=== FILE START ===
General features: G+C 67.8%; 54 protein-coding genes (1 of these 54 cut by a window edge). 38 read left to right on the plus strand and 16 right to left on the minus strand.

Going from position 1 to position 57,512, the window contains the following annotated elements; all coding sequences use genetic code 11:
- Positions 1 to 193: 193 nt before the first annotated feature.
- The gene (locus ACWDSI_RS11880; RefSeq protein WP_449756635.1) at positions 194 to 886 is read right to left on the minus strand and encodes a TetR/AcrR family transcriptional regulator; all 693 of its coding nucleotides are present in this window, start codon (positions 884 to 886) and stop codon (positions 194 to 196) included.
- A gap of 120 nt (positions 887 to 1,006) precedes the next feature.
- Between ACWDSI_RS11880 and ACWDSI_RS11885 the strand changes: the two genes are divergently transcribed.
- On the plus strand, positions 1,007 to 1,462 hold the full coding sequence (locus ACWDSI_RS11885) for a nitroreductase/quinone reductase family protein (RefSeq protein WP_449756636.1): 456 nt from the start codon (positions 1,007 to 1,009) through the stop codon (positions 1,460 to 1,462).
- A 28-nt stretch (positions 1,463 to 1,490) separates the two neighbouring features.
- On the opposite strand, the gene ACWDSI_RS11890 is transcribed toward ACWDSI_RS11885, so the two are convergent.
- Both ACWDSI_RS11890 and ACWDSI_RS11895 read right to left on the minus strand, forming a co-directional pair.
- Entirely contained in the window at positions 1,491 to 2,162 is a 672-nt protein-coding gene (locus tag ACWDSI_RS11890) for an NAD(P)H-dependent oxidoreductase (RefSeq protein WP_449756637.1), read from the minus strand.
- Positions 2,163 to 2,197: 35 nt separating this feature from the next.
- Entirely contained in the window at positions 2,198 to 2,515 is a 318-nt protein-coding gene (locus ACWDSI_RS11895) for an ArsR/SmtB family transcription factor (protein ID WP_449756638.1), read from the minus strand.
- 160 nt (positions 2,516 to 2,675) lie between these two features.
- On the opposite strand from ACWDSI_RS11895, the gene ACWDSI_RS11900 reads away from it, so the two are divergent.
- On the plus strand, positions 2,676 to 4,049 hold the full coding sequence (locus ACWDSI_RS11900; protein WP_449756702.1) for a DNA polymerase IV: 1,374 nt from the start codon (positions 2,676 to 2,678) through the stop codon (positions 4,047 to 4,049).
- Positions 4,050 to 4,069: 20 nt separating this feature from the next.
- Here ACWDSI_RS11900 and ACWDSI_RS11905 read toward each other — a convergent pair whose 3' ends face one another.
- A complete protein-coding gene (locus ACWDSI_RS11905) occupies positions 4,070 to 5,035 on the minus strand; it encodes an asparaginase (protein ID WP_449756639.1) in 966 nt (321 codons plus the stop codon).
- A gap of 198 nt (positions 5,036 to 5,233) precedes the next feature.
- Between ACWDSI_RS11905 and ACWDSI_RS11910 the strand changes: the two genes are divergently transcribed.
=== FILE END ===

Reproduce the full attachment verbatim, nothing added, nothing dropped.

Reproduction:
General features: G+C 67.8%; 54 protein-coding genes (1 of these 54 cut by a window edge). 38 read left to right on the plus strand and 16 right to left on the minus strand.

Going from position 1 to position 57,512, the window contains the following annotated elements; all coding sequences use genetic code 11:
- Positions 1 to 193: 193 nt before the first annotated feature.
- The gene (locus ACWDSI_RS11880; RefSeq protein WP_449756635.1) at positions 194 to 886 is read right to left on the minus strand and encodes a TetR/AcrR family transcriptional regulator; all 693 of its coding nucleotides are present in this window, start codon (positions 884 to 886) and stop codon (positions 194 to 196) included.
- A gap of 120 nt (positions 887 to 1,006) precedes the next feature.
- Between ACWDSI_RS11880 and ACWDSI_RS11885 the strand changes: the two genes are divergently transcribed.
- On the plus strand, positions 1,007 to 1,462 hold the full coding sequence (locus ACWDSI_RS11885) for a nitroreductase/quinone reductase family protein (RefSeq protein WP_449756636.1): 456 nt from the start codon (positions 1,007 to 1,009) through the stop codon (positions 1,460 to 1,462).
- A 28-nt stretch (positions 1,463 to 1,490) separates the two neighbouring features.
- On the opposite strand, the gene ACWDSI_RS11890 is transcribed toward ACWDSI_RS11885, so the two are convergent.
- Both ACWDSI_RS11890 and ACWDSI_RS11895 read right to left on the minus strand, forming a co-directional pair.
- Entirely contained in the window at positions 1,491 to 2,162 is a 672-nt protein-coding gene (locus tag ACWDSI_RS11890) for an NAD(P)H-dependent oxidoreductase (RefSeq protein WP_449756637.1), read from the minus strand.
- Positions 2,163 to 2,197: 35 nt separating this feature from the next.
- Entirely contained in the window at positions 2,198 to 2,515 is a 318-nt protein-coding gene (locus ACWDSI_RS11895) for an ArsR/SmtB family transcription factor (protein ID WP_449756638.1), read from the minus strand.
- 160 nt (positions 2,516 to 2,675) lie between these two features.
- On the opposite strand from ACWDSI_RS11895, the gene ACWDSI_RS11900 reads away from it, so the two are divergent.
- On the plus strand, positions 2,676 to 4,049 hold the full coding sequence (locus ACWDSI_RS11900; protein WP_449756702.1) for a DNA polymerase IV: 1,374 nt from the start codon (positions 2,676 to 2,678) through the stop codon (positions 4,047 to 4,049).
- Positions 4,050 to 4,069: 20 nt separating this feature from the next.
- Here ACWDSI_RS11900 and ACWDSI_RS11905 read toward each other — a convergent pair whose 3' ends face one another.
- A complete protein-coding gene (locus ACWDSI_RS11905) occupies positions 4,070 to 5,035 on the minus strand; it encodes an asparaginase (protein ID WP_449756639.1) in 966 nt (321 codons plus the stop codon).
- A gap of 198 nt (positions 5,036 to 5,233) precedes the next feature.
- Between ACWDSI_RS11905 and ACWDSI_RS11910 the strand changes: the two genes are divergently transcribed.